Trucking Industry Regulations: What You Need to Know

trucking industry regulation

Various federal and state agencies govern trucking industry regulations that ensure safety standards, compliance, and fair practices. For example, every individual or business that wants to operate commercial vehicles and transport goods or passengers must obtain a Motor Carrier Permit (MCP). However, other regulations are mandatory, and you should be aware of them. Here’s an overview of key regulations regarding the trucking industry in the U.S.

Federal Motor Carrier Safety Administration (FMCSA)

The FMCSA is a federal agency responsible for regulating and overseeing the trucking industry’s safety and compliance through various means. This federal agency establishes and enforces regulations related to driver qualifications, hours of service, drug and alcohol testing, vehicle maintenance, and more.

Motor carriers engaging in interstate commerce must register with the FMCSA and obtain a USDOT number to perform their operations. 

Commercial Driver’s License (CDL)

You cannot operate a commercial motor vehicle without a CDL in the United States. The FMCSA sets the standards for CDL issuance, including the classification of licenses and specific endorsements for specialized operations such as handling hazardous materials or passenger transport. 

Hours of Service Regulations (HOS)

Automobile accidents that occur when operating commercial motor vehicles are often attributed to driver fatigue. Because of this, hours of service regulations were mandated to limit the number of hours a driver can work and drive consecutively to prevent fatigue-related incidents.

The FMCSA establishes HOS rules, which include maximum driving hours, mandatory rest breaks, off-duty periods, exceptions, and exemptions. In order to improve HOS compliance, electronic logging devices (ELDs) were made mandatory on December 18, 2017 for most commercial vehicles. These devices accurately record and monitor HOS compliance.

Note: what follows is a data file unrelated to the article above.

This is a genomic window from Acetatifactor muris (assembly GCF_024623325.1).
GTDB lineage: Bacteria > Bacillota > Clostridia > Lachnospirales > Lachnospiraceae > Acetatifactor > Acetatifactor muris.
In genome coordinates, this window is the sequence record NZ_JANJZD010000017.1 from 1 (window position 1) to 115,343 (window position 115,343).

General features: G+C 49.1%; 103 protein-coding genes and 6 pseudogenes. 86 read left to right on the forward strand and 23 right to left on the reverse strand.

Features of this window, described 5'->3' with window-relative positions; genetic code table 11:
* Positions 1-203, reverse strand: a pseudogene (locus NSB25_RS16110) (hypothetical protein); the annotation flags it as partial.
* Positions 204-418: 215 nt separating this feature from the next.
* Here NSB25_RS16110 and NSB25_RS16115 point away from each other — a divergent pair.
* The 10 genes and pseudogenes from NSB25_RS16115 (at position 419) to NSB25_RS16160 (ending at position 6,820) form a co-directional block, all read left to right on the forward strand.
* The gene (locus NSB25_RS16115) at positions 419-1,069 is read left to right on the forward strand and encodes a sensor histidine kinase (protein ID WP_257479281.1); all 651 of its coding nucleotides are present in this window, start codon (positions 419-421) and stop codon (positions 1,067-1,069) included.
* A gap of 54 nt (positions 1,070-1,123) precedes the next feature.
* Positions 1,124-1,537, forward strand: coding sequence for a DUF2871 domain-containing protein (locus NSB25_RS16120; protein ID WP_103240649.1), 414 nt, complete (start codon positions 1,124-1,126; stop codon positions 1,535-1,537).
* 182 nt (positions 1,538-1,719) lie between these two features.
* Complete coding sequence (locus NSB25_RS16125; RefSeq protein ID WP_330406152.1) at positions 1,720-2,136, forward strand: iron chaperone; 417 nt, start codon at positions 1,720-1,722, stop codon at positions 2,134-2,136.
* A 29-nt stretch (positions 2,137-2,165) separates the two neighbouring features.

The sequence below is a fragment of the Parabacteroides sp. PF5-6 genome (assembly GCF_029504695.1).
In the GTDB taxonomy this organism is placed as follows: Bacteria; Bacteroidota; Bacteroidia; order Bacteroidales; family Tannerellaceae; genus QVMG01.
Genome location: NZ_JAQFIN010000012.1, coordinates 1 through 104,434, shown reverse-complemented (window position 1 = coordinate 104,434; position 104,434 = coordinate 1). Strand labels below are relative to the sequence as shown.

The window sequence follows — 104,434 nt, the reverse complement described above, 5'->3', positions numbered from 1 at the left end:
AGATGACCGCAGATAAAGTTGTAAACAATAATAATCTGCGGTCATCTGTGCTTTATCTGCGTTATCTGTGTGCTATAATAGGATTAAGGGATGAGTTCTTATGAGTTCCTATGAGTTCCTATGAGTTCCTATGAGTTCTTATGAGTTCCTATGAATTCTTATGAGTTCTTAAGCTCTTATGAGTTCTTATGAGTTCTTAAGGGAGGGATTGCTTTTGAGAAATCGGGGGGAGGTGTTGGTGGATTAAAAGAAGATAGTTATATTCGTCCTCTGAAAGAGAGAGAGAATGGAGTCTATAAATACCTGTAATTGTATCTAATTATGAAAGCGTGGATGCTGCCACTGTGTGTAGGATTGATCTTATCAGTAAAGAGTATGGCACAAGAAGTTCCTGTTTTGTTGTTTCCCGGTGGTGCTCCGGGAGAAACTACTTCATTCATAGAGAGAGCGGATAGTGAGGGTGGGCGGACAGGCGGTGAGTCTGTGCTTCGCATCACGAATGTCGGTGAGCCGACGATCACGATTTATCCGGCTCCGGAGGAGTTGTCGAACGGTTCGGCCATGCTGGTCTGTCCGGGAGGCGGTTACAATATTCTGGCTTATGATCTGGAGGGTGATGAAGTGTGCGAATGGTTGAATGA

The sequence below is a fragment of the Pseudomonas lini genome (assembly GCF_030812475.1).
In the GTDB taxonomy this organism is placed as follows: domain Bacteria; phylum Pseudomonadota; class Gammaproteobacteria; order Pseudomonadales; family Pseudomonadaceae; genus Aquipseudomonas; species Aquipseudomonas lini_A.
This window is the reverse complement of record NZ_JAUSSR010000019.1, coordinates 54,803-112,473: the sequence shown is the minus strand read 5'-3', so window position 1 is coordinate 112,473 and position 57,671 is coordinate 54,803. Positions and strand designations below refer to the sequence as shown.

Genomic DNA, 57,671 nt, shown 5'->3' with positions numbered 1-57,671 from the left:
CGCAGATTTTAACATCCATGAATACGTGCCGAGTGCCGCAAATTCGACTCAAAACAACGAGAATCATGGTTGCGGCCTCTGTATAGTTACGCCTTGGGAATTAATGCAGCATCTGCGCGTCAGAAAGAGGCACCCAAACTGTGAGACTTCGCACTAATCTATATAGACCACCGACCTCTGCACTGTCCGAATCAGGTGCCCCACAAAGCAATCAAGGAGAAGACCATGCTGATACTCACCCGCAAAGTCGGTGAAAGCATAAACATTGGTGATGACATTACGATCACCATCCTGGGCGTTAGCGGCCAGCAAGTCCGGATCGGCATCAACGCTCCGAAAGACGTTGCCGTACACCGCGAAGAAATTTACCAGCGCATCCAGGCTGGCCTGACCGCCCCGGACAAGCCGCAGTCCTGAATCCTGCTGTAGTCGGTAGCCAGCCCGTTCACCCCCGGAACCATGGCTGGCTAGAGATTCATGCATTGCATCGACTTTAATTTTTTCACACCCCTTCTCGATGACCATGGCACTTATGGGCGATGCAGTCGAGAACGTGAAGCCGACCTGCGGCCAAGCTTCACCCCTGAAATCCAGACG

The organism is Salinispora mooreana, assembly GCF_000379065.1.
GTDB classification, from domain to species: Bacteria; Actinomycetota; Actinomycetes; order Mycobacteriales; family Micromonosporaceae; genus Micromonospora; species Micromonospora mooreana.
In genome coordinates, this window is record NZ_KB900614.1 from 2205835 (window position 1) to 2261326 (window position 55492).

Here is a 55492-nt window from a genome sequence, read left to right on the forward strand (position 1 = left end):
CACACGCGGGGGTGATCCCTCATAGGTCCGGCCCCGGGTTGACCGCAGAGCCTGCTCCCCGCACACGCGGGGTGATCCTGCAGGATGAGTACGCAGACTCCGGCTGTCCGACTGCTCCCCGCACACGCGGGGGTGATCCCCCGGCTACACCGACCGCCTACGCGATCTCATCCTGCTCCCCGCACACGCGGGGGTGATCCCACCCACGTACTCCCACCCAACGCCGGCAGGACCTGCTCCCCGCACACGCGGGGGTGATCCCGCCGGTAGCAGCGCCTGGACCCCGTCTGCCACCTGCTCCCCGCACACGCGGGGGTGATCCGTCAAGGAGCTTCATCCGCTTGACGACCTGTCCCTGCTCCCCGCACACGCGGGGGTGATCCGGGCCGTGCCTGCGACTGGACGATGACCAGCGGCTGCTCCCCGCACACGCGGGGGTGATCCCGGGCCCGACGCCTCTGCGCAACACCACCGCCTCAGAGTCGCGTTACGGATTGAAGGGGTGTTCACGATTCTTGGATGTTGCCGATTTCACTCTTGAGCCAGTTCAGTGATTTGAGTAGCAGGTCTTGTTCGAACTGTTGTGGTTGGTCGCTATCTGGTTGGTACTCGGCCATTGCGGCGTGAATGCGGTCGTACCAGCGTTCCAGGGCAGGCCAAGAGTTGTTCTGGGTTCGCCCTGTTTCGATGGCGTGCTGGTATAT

Motor Carrier Permits

Motor carrier permits, or operating authority, are required for most trucking operations. Interstate carriers involved in for-hire transportation of passengers or property need to obtain motor carrier authority from the FMCSA. This usually comes with other requirements, such as having commercial auto liability insurance. 

Operators conducting their business within a single state (intrastate carriers) may be subject to state-specific permits and regulations. Guidance is frequently required to obtain a motor carrier permit, so you should consider working with a trucking service company to aid you.

Drug and Alcohol Testing

To prevent impaired driving, the FMCSA implements various drug and alcohol testing regulations. Commercial drivers must abide by drug and alcohol testing programs implemented by motor carriers, such as pre-employment, random drug, post-accident, and reasonable suspicion testing.

Compliance with drug and alcohol testing regulations is a key condition for obtaining and maintaining a motor carrier permit, and in the long run, positively influences CSA scores and opens the gateway to advantageous offers, such as better insurance premiums.

Vehicle Maintenance and Inspections

Motor carriers are responsible for maintaining their vehicles in safe operating conditions. The FMCSA requires regular inspections, maintenance records, and compliance with safety standards. Routine inspections should prioritize brakes, tires, lights, and other critical components. 

Weight and Size Limits

Federal and state regulations establish various weight and size limits for commercial trucks to ensure safe and efficient transportation. These limits vary based on the type of vehicle, number of axles, and specific routes. 

Compliance with weight and size restrictions is essential to prevent damage to infrastructure and maintain road safety. Weight and freight also play a crucial role in determining the minimum amount of cargo insurance coverage required. 

Hazardous Materials (Hazmat)

Carriers that are transporting hazardous materials must comply with specific regulations set by the FMCSA and the Pipeline and Hazardous Materials Safety Administration (PHMSA). These regulations cover proper packaging, labeling, placarding, and handling of hazardous materials, as well as driver training and other mandatory security requirements.